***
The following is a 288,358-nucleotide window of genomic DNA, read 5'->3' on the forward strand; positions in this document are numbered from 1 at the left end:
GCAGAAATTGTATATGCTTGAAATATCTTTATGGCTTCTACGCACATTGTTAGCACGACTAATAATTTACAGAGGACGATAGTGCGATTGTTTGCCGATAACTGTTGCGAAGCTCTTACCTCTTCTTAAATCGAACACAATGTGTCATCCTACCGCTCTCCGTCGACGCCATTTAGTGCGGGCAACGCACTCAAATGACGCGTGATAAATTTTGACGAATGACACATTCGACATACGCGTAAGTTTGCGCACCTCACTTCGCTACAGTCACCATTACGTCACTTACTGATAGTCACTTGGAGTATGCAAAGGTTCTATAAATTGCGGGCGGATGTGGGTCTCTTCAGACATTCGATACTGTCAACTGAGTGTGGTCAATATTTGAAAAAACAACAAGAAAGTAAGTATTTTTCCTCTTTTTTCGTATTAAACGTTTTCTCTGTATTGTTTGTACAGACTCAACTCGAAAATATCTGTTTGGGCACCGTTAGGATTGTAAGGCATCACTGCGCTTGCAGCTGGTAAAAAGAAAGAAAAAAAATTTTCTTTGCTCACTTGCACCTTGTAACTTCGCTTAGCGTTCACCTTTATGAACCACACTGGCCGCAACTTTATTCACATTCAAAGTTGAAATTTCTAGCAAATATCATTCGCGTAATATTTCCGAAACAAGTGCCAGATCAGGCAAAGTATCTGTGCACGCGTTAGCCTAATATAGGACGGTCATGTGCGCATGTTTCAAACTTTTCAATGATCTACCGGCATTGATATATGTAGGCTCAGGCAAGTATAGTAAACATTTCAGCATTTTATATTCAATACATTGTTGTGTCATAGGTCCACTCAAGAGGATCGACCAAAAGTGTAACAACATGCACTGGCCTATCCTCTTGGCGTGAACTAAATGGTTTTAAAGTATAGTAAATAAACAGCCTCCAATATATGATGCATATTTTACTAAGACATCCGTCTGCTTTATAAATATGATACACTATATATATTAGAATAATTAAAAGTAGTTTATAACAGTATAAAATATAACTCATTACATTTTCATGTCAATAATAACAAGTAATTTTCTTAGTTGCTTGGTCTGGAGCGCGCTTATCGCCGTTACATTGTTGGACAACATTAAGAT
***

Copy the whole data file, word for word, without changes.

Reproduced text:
The following is a 288,358-nucleotide window of genomic DNA, read 5'->3' on the forward strand; positions in this document are numbered from 1 at the left end:
GCAGAAATTGTATATGCTTGAAATATCTTTATGGCTTCTACGCACATTGTTAGCACGACTAATAATTTACAGAGGACGATAGTGCGATTGTTTGCCGATAACTGTTGCGAAGCTCTTACCTCTTCTTAAATCGAACACAATGTGTCATCCTACCGCTCTCCGTCGACGCCATTTAGTGCGGGCAACGCACTCAAATGACGCGTGATAAATTTTGACGAATGACACATTCGACATACGCGTAAGTTTGCGCACCTCACTTCGCTACAGTCACCATTACGTCACTTACTGATAGTCACTTGGAGTATGCAAAGGTTCTATAAATTGCGGGCGGATGTGGGTCTCTTCAGACATTCGATACTGTCAACTGAGTGTGGTCAATATTTGAAAAAACAACAAGAAAGTAAGTATTTTTCCTCTTTTTTCGTATTAAACGTTTTCTCTGTATTGTTTGTACAGACTCAACTCGAAAATATCTGTTTGGGCACCGTTAGGATTGTAAGGCATCACTGCGCTTGCAGCTGGTAAAAAGAAAGAAAAAAAATTTTCTTTGCTCACTTGCACCTTGTAACTTCGCTTAGCGTTCACCTTTATGAACCACACTGGCCGCAACTTTATTCACATTCAAAGTTGAAATTTCTAGCAAATATCATTCGCGTAATATTTCCGAAACAAGTGCCAGATCAGGCAAAGTATCTGTGCACGCGTTAGCCTAATATAGGACGGTCATGTGCGCATGTTTCAAACTTTTCAATGATCTACCGGCATTGATATATGTAGGCTCAGGCAAGTATAGTAAACATTTCAGCATTTTATATTCAATACATTGTTGTGTCATAGGTCCACTCAAGAGGATCGACCAAAAGTGTAACAACATGCACTGGCCTATCCTCTTGGCGTGAACTAAATGGTTTTAAAGTATAGTAAATAAACAGCCTCCAATATATGATGCATATTTTACTAAGACATCCGTCTGCTTTATAAATATGATACACTATATATATTAGAATAATTAAAAGTAGTTTATAACAGTATAAAATATAACTCATTACATTTTCATGTCAATAATAACAAGTAATTTTCTTAGTTGCTTGGTCTGGAGCGCGCTTATCGCCGTTACATTGTTGGACAACATTAAGAT